Brandeis students, faculty and administrators voiced their solidarity with the University's Muslim community at a vigil held last Friday after the March 5 vandalism of the Muslim Student Association's prayer suite in the Usdan Student Center. University President Jehuda Reinharz, Associate Dean of Student Life Jamele Adams and the four University chaplains also e-mailed a joint message of support to the Brandeis community last Wednesday. "We unite in solidarity with all our Muslim students and assure them that this kind of action will not be tolerated at Brandeis. Any act of vandalism, especially those that target a particular religious or cultural community, is deplorable," according to the e-mail. The statement was made as the vandalism was being reported by the Boston Herald, the Boston Globe, WCVB-TV Channel 5 Boston and the Huffington Post.

Last Friday, President of the MSA Neda Eid '11 and her father, Imam Talal Eid, discovered that the MSA suite had been vandalized only three weeks after $80,000 in renovations had been completed. The intruders had violated the privacy of the suite by unplugging electronics, bending silverware as they attempted to use it to open a sealed door and stealing the Imam Eid's Quran containing two years of notes and sermons. The vandals had also left their shoes on while in the prayer space, an act that desecrates a mosque. University Police are continuing their investigation on whether the act was prompted by animosity against Muslims.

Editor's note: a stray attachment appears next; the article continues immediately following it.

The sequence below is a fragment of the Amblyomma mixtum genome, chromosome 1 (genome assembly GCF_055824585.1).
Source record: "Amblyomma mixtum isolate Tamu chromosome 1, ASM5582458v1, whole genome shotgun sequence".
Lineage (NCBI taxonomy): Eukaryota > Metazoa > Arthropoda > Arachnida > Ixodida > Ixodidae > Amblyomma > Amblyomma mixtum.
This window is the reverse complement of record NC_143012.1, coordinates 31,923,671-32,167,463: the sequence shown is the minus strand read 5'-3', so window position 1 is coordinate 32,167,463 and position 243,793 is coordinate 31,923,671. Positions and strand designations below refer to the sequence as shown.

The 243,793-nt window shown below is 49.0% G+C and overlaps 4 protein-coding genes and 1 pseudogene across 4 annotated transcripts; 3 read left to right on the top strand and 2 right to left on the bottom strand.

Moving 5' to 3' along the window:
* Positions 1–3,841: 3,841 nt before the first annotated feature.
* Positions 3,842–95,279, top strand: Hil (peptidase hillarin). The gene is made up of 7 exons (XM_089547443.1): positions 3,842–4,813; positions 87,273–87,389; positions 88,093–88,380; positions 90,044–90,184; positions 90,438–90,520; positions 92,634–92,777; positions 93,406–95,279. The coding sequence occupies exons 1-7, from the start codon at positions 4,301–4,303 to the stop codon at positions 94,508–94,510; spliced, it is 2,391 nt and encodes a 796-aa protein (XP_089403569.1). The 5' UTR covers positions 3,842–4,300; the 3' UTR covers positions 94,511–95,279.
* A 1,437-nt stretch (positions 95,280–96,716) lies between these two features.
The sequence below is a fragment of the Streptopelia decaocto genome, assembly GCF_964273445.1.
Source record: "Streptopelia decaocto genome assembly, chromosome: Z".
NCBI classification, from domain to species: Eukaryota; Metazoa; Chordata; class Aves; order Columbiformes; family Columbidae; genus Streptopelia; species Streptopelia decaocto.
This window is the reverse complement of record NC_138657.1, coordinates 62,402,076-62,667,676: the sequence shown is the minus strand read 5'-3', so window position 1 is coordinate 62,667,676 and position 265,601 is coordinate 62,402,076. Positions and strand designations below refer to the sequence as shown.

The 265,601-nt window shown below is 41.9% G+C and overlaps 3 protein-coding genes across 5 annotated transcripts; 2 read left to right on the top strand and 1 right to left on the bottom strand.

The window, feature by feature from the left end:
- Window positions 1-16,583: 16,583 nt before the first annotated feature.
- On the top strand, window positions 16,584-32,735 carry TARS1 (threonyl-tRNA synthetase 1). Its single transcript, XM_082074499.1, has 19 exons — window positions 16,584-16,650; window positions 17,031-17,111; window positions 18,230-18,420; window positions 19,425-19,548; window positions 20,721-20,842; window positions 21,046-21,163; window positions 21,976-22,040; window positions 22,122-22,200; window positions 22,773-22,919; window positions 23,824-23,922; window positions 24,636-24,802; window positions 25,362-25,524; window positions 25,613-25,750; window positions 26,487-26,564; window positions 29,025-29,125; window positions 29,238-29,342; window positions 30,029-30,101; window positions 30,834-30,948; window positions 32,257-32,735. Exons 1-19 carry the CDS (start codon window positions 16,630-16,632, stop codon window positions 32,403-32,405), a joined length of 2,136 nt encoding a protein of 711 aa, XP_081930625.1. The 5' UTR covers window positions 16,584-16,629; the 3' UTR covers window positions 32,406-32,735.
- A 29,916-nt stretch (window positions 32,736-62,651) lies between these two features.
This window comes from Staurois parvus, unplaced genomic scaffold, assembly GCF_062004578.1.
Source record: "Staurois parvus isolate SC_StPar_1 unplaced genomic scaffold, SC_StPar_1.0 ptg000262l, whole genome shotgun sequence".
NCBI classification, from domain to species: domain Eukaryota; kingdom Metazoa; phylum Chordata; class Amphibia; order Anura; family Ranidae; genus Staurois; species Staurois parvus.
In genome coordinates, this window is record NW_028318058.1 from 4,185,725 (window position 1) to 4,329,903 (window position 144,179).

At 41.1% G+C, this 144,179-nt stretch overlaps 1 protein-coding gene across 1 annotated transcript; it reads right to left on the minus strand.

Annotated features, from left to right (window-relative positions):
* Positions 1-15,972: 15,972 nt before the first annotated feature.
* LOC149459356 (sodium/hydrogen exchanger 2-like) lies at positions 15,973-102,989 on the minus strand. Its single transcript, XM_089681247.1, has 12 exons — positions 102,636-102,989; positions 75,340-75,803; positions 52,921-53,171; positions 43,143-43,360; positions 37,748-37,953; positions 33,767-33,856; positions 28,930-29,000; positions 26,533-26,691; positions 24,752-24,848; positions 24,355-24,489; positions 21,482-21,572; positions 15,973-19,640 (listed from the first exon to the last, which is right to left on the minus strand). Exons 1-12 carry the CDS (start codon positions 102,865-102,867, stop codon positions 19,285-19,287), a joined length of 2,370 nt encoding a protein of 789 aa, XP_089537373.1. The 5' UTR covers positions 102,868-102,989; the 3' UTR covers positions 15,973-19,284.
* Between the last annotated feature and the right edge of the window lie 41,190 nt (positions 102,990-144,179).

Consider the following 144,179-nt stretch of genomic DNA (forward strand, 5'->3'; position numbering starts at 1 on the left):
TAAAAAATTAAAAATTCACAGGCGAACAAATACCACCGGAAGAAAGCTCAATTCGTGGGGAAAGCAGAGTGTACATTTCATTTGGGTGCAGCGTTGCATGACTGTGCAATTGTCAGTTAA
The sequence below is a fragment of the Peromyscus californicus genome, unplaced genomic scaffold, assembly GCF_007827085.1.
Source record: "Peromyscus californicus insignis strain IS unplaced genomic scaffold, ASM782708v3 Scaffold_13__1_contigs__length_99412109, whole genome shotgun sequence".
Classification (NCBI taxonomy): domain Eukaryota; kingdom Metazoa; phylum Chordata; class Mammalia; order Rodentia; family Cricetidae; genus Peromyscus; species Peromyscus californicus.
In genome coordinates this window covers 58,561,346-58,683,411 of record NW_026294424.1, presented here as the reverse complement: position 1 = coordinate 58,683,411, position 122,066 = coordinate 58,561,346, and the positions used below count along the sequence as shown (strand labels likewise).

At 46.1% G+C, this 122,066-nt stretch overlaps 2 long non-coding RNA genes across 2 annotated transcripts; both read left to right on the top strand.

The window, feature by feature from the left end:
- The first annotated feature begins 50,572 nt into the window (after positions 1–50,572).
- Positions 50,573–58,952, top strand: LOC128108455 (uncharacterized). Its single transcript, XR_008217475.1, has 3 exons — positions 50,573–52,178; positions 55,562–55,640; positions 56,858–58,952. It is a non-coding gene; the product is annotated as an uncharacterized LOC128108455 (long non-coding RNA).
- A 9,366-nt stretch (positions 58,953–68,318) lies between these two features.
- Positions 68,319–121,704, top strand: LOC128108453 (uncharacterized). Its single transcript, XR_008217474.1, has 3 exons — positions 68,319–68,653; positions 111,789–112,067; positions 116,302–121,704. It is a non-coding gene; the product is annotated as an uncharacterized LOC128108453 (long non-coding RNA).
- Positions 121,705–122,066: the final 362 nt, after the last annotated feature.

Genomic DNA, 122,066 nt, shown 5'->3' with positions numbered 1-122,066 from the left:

Innermost Parts founder Sahar Massachi '11 began to gather online signatures for an open letter expressing Brandeis' solidarity with the Muslim community. The letter reads, "We, the students, faculty, and staff of Brandeis University, love and support our dear Muslim friends and family. ... We reject this hateful and juvenile act. ... Know this-the vandalism does not reflect the sentiments of the Brandeis community or our values." Regarding his decision to intitiate the open letter, Massachi said, "I was feeling really angry and helpless." As of last night, 575 signatures were on the list.

Massachi and MSA leaders organized the rally last Friday during the weekly peace vigil. In the presence of at least 50 attendees, Massachi presented Imam Eid with the open letter. The normally low-key weekly peace vigil was attended by University President Jehuda Reinharz, Director of Public Safety Ed Callahan, the University chaplains and local media.

Robert Mesike '12, who attended the vigil, praised the imam's speech for "condemning the acts rather than the [vandals] themselves and still wanting to keep the Brandeis community intact."

In a March 12 interview for the Waltham newspaper The Daily News Tribune, Imam Eid said that the missing Quran "is what keeps me upset. . It is very difficult; I'm not able to pinpoint the reason for the vandalism."

Innermost Parts blogger Hyder Kazmi '12, who is also an executive member of the MSA, echoed Imam Eid's sentiment in a March 12 post on the Web site. Kazmi wrote, "The stealing of a copy of the Qur'an indicates something more than just a prank or some ultimately-harmless mischief. . That's two years of dedication to faith and education and introspection lost. Having really thought about it, this was more than just disrespectful, it was-yes, I'll say it-a hateful thing to do."

The Faculty Senate and the Student Union Senate passed resolutions this week condemning the vandalism. The Faculty Senate resolution reads, "Such actions simply have no place at Brandeis, and we urge those in charge to follow through on their promise of a full investigation into the incident."

In a March 11 e-mail to the MSA listserv, Neda Eid wrote that she is working on "Peaceful Response," an intiative that aims to address the "larger issue of hate on university campuses." She told the Justice that a new card access system will be installed next week in response to the vandalism.

-Alana Abramson and Harry Shipps contributed reporting.